Bloemfontein - The Electoral Court reserved judgment on
Friday on an appeal against a ruling that a DA SMS about President Jacob Zuma
Nkandla homestead was fair comment.
Supreme Court of Appeal deputy president Judge Kenneth
Mthiyane said judgment would be delivered in a few days.
On 4 April in the South Gauteng High Court in
Johannesburg, acting Judge Mike Hellens dismissed the ANC's application to stop
the distribution of the SMS, saying it was fair comment.
The SMS, sent by the DA to over 1.5 million voters in
Gauteng, reads in part: "The Nkandla report shows how Zuma stole your
money to build his R246m home."
The SMS followed findings by Public Protector Thuli
Madonsela that Zuma and his family unduly benefited from R246m in security
upgrades to his KwaZulu-Natal residence.
The DA's legal counsel Ismail Jamie argued on Friday the SMS
did not fall foul of the Electoral Code of Conduct.
The ANC contended the issue fell within the Electoral
Commission Act, which stipulates no person may publish false information with
the intent of influencing the conduct or outcome of an election. It further
submitted the Electoral Code of Conduct stipulates that no party or candidate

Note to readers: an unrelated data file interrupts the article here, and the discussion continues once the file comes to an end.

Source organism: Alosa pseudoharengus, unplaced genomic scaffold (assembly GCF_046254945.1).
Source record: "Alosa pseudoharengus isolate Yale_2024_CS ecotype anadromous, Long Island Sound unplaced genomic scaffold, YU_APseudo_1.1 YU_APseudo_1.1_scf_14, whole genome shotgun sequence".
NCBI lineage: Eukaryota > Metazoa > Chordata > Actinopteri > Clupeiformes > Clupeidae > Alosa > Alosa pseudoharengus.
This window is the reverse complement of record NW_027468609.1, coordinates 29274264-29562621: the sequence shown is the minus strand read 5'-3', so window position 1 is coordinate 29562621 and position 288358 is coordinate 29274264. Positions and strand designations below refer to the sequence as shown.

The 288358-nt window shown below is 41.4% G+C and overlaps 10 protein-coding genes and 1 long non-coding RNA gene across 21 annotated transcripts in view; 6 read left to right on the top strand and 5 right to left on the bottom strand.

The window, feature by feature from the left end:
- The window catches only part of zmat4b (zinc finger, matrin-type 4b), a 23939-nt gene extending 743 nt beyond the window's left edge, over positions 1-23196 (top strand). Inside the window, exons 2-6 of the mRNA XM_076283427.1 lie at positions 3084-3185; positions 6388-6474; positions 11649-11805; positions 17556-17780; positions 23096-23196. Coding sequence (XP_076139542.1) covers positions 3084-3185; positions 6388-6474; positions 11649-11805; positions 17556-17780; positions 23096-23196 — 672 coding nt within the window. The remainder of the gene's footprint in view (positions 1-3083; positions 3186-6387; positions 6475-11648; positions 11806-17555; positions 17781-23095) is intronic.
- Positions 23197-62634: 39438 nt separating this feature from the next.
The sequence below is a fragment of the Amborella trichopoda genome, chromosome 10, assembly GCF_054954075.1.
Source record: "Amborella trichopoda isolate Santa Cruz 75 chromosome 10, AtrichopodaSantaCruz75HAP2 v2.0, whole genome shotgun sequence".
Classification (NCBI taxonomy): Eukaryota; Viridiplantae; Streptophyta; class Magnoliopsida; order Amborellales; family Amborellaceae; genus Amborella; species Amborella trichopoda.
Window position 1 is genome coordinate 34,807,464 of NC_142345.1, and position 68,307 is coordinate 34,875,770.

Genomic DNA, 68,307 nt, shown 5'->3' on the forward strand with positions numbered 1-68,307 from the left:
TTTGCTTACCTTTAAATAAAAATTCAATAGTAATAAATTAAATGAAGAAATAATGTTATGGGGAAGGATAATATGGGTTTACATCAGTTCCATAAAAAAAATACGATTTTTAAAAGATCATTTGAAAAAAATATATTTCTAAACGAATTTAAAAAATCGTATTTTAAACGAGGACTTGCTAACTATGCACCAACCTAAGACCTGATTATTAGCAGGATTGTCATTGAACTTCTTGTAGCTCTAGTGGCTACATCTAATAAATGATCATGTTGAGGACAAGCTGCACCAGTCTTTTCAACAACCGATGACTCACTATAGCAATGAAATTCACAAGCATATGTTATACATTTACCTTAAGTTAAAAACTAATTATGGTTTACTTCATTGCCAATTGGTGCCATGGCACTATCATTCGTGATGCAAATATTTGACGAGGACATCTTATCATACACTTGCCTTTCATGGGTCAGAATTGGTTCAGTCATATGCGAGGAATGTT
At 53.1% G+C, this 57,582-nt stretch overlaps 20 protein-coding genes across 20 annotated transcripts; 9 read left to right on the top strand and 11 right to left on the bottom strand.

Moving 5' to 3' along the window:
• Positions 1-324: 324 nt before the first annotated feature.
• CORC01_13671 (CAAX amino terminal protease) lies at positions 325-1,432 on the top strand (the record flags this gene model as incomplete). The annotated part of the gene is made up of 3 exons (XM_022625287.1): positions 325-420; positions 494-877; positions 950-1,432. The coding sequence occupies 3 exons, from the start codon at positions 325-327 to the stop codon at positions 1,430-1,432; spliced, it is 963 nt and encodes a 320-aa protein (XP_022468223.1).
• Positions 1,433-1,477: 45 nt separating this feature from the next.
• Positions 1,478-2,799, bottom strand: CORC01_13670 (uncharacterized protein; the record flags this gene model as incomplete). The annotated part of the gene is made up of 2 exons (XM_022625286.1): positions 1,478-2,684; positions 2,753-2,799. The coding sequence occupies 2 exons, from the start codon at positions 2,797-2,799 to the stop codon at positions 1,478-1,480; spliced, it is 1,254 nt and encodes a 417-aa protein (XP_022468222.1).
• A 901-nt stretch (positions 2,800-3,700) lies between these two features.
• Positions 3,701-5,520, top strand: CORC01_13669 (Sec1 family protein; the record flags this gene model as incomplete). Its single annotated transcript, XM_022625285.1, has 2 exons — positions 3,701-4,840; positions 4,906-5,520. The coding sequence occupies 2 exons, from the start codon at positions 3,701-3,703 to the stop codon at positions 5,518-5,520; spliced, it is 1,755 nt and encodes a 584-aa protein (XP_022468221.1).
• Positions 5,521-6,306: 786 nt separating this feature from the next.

may publish false or defamatory allegations in respect of a party, candidate,
or representative of a party or a member.
Jamie submitted that according to Madonsela's report on
Nkandla, entitled "Secure in Comfort", Zuma benefited and benefited
"He permitted that. Too much is made that 'licence
to loot' refers to officials."
He argued it was not the officials who benefited from the
upgrades. Jamie argued the conclusion that Zuma stole public money, as stated
in the SMS, followed from a fair reading of the report.
"The DA cannot be found guilty of violating the
Jamie said a reasonable person could reach the conclusion
that "the report shows", as stated in the SMS. He further submitted
the SMS should be seen as a "view" and not as a stated fact, which
was the ANC's argument.
The ANC argued the DA violated the code with the SMS.
"No one can publish false allegations of a party, a
candidate or a representative of the party or members," submitted Gcina
Malindi, for the ANC.
He argued that Madonsela's findings did not amount to a
finding that Zuma stole.
"The court below also stated that it was not what
the protector had found, but it went on to find a justification for the
publication on fair comment."
Malindi argued the word "stole" was not in the
report. He said the phrase "licence to loot" in the report referred
to administrative lapses in government departments. Zuma was only referred to
in the report in terms of lapses in ethical obligations.
"Which is far removed from the issue of licence to
loot," he argued.
He said the SMS as it stood made a clear allegation that
the president had stolen. There were no facts a reasonable reader could
consider to decide whether the statement was fair, Malindi submitted.